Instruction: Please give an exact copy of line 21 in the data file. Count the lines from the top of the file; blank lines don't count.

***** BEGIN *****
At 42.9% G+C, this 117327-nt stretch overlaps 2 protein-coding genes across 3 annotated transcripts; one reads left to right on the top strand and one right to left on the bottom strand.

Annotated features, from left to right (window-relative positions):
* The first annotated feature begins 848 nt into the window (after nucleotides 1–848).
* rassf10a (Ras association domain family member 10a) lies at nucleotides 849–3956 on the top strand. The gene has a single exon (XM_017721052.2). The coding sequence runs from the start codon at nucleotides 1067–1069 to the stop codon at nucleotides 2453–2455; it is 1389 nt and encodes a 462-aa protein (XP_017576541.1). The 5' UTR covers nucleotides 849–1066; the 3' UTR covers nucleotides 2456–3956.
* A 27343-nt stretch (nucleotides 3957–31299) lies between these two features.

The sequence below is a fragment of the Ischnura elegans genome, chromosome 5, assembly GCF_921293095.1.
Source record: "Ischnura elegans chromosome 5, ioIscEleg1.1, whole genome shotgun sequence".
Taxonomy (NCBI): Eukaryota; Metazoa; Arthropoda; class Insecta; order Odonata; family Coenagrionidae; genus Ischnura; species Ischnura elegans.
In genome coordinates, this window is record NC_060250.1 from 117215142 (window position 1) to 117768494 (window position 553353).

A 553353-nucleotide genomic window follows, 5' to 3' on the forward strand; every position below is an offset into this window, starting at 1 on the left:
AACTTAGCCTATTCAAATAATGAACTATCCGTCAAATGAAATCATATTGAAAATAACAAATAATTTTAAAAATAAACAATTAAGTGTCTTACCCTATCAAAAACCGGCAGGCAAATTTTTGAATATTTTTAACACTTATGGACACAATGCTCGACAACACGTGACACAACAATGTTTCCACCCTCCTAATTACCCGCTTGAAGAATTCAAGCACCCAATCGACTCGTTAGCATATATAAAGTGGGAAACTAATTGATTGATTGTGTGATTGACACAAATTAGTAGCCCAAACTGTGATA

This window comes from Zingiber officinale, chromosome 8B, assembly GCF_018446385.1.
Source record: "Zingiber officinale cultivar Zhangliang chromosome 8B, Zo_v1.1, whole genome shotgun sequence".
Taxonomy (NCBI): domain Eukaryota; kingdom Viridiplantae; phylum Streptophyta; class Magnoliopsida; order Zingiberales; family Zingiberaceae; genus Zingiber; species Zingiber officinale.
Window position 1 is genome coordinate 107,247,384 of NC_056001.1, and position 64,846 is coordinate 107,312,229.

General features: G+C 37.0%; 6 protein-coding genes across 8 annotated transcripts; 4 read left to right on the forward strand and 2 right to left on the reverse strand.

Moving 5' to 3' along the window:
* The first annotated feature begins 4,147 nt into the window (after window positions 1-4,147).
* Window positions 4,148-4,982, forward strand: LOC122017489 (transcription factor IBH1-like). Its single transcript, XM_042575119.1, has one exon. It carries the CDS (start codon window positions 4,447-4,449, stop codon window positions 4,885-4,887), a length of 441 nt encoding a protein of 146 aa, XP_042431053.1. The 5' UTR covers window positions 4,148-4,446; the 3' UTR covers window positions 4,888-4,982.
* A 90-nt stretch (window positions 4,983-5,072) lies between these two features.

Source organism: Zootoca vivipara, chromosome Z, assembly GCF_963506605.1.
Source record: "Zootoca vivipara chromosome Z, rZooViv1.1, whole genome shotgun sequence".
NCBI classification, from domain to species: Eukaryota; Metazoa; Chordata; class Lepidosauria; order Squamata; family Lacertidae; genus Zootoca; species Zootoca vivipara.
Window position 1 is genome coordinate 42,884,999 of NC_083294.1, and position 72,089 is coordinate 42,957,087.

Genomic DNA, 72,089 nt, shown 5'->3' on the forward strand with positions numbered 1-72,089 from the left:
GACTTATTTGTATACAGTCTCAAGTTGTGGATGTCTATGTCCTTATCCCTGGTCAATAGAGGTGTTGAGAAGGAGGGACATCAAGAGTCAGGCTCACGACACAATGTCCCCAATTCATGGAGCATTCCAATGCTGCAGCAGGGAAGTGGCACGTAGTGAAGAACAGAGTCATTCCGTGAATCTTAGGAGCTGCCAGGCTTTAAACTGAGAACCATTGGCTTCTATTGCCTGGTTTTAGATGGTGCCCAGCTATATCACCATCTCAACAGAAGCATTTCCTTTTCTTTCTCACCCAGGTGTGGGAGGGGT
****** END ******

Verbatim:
Source organism: Zootoca vivipara, chromosome Z, assembly GCF_963506605.1.